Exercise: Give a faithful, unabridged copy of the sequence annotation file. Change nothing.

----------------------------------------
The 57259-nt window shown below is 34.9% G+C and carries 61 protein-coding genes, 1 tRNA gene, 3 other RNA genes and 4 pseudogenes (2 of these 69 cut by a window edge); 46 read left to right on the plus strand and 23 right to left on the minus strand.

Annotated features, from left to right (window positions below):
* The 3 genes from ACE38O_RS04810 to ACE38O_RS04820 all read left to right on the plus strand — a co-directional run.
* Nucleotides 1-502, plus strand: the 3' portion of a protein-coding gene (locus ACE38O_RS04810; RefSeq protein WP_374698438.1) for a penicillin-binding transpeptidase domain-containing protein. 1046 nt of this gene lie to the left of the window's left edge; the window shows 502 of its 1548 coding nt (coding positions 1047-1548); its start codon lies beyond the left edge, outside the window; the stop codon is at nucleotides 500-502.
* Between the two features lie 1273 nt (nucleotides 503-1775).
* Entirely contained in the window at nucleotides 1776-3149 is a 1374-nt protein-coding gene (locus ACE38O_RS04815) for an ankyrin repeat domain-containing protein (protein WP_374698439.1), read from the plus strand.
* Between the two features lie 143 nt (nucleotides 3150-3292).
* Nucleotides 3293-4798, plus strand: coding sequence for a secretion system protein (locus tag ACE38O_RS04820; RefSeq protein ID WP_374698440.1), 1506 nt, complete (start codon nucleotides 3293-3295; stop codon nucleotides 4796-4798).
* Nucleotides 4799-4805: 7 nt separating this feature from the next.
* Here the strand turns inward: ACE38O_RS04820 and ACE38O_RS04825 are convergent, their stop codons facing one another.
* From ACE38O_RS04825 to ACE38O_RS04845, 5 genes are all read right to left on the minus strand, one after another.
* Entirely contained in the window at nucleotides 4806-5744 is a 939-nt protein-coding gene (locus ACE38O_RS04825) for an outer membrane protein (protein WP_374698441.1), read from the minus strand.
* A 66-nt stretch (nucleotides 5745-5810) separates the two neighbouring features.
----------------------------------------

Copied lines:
The 57259-nt window shown below is 34.9% G+C and carries 61 protein-coding genes, 1 tRNA gene, 3 other RNA genes and 4 pseudogenes (2 of these 69 cut by a window edge); 46 read left to right on the plus strand and 23 right to left on the minus strand.

Annotated features, from left to right (window positions below):
* The 3 genes from ACE38O_RS04810 to ACE38O_RS04820 all read left to right on the plus strand — a co-directional run.
* Nucleotides 1-502, plus strand: the 3' portion of a protein-coding gene (locus ACE38O_RS04810; RefSeq protein WP_374698438.1) for a penicillin-binding transpeptidase domain-containing protein. 1046 nt of this gene lie to the left of the window's left edge; the window shows 502 of its 1548 coding nt (coding positions 1047-1548); its start codon lies beyond the left edge, outside the window; the stop codon is at nucleotides 500-502.
* Between the two features lie 1273 nt (nucleotides 503-1775).
* Entirely contained in the window at nucleotides 1776-3149 is a 1374-nt protein-coding gene (locus ACE38O_RS04815) for an ankyrin repeat domain-containing protein (protein WP_374698439.1), read from the plus strand.
* Between the two features lie 143 nt (nucleotides 3150-3292).
* Nucleotides 3293-4798, plus strand: coding sequence for a secretion system protein (locus tag ACE38O_RS04820; RefSeq protein ID WP_374698440.1), 1506 nt, complete (start codon nucleotides 3293-3295; stop codon nucleotides 4796-4798).
* Nucleotides 4799-4805: 7 nt separating this feature from the next.
* Here the strand turns inward: ACE38O_RS04820 and ACE38O_RS04825 are convergent, their stop codons facing one another.
* From ACE38O_RS04825 to ACE38O_RS04845, 5 genes are all read right to left on the minus strand, one after another.
* Entirely contained in the window at nucleotides 4806-5744 is a 939-nt protein-coding gene (locus ACE38O_RS04825) for an outer membrane protein (protein WP_374698441.1), read from the minus strand.
* A 66-nt stretch (nucleotides 5745-5810) separates the two neighbouring features.